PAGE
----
Living in Afghanistan, we face the daily reality of the ongoing war. Under a bridge in Kabul, we found a very different struggle, one that is perhaps far more dangerous. Thousands of people huddled by the putrid Kabul River, injecting and smoking heroin.
The most dangerous subject to investigate in Afghanistan is the drug trade. We knew making a documentary that had anything to do with the drug trade would be inherently risky, not only for us, but for anyone else involved in our film. Yet it wasn’t the drug war that drew us in, but rather an Afghan woman, her colorful headscarf disappearing as she slipped under the dark recesses of the bridge.
Laila Haidari, “the mother of the addicts,” captivated us from the moment we met her in 2012. She challenges all stereotypes of an Afghan woman and is fascinatingly complex. Laila founded her own pioneering addiction treatment centers, using the Narcotics Anonymous (NA) approach. She now operates two shelters, one for men and another for women, which recognize the dignity of individuals struggling with addiction in Afghanistan. In the face of opposition from the Afghan government and without any funding, Laila finances her shelters through her own restaurant, the only one of its kind in the country where recovered addicts are employed as waiters. She is both a mother and a warrior, incredibly brave and yet vulnerable.
We began with the plan of making a short film about Laila for Al Jazeera English’s Witness series. As we became more entrenched in the world under the bridge, we knew that a feature film would better represent this story of human struggle, tragedy and resilience. This is our time directing a feature-length documentary, but we are working with a very experienced team. We want to bring Laila at the Bridge to theaters and provide an alternate lens into Afghanistan, one that shows a world of both despair and the hope that is so often left out of the news.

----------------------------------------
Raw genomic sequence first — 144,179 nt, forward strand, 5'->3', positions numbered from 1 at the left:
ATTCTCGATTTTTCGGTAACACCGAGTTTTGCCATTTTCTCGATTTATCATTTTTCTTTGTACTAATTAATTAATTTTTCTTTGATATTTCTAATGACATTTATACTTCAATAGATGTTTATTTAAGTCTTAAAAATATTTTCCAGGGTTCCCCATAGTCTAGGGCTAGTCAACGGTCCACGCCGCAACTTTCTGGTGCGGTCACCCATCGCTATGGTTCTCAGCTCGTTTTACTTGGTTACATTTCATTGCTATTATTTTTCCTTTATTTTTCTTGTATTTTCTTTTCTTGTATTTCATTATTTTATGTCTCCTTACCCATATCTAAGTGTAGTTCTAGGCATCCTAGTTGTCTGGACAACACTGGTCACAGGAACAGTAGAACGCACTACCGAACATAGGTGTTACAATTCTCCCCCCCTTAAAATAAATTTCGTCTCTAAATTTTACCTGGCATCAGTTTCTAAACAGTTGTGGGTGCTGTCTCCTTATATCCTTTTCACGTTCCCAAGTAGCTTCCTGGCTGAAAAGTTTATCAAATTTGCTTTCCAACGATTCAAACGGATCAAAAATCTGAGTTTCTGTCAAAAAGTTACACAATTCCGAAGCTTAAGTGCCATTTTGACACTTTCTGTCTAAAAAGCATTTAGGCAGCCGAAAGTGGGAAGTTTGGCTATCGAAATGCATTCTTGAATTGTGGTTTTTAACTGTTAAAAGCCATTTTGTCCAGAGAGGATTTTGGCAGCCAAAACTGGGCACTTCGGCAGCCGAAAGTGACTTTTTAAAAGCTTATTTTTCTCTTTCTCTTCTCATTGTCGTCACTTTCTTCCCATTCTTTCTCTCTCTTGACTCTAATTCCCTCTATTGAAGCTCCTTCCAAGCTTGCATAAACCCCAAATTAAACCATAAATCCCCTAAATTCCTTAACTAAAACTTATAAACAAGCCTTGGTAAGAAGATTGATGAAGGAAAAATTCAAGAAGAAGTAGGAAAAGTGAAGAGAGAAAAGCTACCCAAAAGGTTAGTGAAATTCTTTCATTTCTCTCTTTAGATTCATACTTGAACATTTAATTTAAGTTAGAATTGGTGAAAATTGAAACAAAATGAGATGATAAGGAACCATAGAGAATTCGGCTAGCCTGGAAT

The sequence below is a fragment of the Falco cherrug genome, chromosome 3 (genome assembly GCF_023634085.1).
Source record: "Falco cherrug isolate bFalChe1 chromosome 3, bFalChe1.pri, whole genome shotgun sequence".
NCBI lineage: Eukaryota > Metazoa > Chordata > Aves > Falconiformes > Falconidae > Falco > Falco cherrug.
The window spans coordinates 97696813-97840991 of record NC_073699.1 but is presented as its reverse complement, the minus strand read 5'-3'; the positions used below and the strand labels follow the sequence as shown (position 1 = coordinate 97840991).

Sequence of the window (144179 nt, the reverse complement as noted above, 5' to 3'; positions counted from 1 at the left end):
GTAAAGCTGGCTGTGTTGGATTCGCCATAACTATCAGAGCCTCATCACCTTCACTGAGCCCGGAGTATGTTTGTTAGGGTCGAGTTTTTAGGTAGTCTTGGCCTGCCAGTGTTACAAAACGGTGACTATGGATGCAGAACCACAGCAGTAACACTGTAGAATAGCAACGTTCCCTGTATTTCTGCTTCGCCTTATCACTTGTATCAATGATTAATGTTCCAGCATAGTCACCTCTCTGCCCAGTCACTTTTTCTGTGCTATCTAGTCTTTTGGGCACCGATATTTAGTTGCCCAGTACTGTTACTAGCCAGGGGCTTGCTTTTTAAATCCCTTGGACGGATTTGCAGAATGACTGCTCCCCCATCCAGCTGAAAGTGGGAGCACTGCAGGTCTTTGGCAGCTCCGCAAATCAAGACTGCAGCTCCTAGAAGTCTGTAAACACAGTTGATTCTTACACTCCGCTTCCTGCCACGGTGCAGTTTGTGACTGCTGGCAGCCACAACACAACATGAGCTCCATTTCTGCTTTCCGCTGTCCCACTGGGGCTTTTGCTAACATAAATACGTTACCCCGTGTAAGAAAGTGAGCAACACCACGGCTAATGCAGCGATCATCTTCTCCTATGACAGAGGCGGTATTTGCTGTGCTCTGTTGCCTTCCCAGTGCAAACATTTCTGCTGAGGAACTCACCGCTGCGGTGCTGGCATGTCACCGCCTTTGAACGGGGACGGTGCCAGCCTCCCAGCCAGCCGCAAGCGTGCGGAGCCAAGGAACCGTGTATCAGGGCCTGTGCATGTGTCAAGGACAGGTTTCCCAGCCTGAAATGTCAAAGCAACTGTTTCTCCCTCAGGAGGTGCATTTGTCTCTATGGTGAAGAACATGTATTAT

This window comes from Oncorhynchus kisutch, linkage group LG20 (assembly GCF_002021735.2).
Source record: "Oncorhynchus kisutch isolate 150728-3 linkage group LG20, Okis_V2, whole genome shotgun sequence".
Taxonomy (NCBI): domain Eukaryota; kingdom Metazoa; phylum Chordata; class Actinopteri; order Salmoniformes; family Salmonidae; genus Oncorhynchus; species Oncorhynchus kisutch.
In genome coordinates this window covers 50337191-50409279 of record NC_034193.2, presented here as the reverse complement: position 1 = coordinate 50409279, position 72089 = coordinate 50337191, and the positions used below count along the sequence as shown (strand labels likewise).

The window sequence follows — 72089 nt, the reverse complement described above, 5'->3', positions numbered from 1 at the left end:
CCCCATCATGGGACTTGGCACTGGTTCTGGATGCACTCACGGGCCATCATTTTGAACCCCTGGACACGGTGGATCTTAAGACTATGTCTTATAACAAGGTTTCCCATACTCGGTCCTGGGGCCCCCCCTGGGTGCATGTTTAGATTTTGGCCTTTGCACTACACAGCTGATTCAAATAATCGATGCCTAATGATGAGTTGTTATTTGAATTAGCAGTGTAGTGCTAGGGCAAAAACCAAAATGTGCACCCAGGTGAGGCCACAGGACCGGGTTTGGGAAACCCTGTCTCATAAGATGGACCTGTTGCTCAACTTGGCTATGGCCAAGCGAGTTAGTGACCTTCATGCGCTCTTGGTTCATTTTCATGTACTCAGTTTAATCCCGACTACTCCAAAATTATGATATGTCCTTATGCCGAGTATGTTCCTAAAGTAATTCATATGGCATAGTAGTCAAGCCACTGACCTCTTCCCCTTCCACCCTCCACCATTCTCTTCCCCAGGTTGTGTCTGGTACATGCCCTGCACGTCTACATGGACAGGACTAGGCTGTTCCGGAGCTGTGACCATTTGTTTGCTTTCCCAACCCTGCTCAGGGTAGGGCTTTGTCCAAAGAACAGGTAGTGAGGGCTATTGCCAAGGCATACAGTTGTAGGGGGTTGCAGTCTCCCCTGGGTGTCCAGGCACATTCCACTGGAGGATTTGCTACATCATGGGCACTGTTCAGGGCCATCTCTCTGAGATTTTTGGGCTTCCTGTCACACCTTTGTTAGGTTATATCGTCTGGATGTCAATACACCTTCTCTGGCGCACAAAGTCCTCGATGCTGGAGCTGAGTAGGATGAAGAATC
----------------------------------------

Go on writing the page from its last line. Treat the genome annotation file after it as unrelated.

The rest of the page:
When we began work on this film in 2012, there were one million drug addicts in Afghanistan. As of May 2015, that figure has reached three million. Afghanistan is now not only the world’s biggest supplier of opium, but the most addicted country on earth. In the nearly three straight years that we have been filming, we also followed the journeys of several of the addicted men and women for whom Laila is fighting so hard to give a new lease on life. Though they fall many times, there is always the hope of reaching for something better. Their stories show the resiliency of the human spirit.
This is a deeply intimate, observational film about a woman on a mission who will not give up, despite the odds being stacked against her. Like Laila, we are committed to helping the individuals struggling with addiction in Afghanistan by bringing their experiences to the world. We have completed filming and need your help to complete editing the film. Please help us bring Laila at the Bridge, and a different side of Afghanistan, to the world.